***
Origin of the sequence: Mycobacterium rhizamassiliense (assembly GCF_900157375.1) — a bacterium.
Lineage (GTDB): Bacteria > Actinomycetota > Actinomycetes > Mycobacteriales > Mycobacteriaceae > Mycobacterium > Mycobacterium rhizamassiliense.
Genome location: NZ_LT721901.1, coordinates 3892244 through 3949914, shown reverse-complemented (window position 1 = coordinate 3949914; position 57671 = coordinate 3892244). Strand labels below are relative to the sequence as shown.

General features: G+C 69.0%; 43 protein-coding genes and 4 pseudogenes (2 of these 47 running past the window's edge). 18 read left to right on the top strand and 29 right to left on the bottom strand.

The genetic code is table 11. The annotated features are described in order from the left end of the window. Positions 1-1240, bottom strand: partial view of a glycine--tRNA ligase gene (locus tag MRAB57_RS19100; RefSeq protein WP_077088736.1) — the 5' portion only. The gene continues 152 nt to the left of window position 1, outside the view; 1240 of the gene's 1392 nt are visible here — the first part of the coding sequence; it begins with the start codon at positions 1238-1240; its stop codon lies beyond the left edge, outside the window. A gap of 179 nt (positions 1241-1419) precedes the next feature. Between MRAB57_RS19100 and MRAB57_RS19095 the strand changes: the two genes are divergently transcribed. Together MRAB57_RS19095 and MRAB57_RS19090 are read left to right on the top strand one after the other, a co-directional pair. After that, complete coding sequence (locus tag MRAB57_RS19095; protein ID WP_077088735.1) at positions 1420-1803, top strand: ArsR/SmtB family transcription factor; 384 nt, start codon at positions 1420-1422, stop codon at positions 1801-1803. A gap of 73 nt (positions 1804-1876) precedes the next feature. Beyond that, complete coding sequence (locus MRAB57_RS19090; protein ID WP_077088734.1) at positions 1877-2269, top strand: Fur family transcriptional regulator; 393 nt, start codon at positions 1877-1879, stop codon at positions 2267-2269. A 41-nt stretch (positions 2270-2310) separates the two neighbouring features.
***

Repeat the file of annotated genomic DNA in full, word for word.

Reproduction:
Origin of the sequence: Mycobacterium rhizamassiliense (assembly GCF_900157375.1) — a bacterium.
Lineage (GTDB): Bacteria > Actinomycetota > Actinomycetes > Mycobacteriales > Mycobacteriaceae > Mycobacterium > Mycobacterium rhizamassiliense.
Genome location: NZ_LT721901.1, coordinates 3892244 through 3949914, shown reverse-complemented (window position 1 = coordinate 3949914; position 57671 = coordinate 3892244). Strand labels below are relative to the sequence as shown.

General features: G+C 69.0%; 43 protein-coding genes and 4 pseudogenes (2 of these 47 running past the window's edge). 18 read left to right on the top strand and 29 right to left on the bottom strand.

The genetic code is table 11. The annotated features are described in order from the left end of the window. Positions 1-1240, bottom strand: partial view of a glycine--tRNA ligase gene (locus tag MRAB57_RS19100; RefSeq protein WP_077088736.1) — the 5' portion only. The gene continues 152 nt to the left of window position 1, outside the view; 1240 of the gene's 1392 nt are visible here — the first part of the coding sequence; it begins with the start codon at positions 1238-1240; its stop codon lies beyond the left edge, outside the window. A gap of 179 nt (positions 1241-1419) precedes the next feature. Between MRAB57_RS19100 and MRAB57_RS19095 the strand changes: the two genes are divergently transcribed. Together MRAB57_RS19095 and MRAB57_RS19090 are read left to right on the top strand one after the other, a co-directional pair. After that, complete coding sequence (locus tag MRAB57_RS19095; protein ID WP_077088735.1) at positions 1420-1803, top strand: ArsR/SmtB family transcription factor; 384 nt, start codon at positions 1420-1422, stop codon at positions 1801-1803. A gap of 73 nt (positions 1804-1876) precedes the next feature. Beyond that, complete coding sequence (locus MRAB57_RS19090; protein ID WP_077088734.1) at positions 1877-2269, top strand: Fur family transcriptional regulator; 393 nt, start codon at positions 1877-1879, stop codon at positions 2267-2269. A 41-nt stretch (positions 2270-2310) separates the two neighbouring features.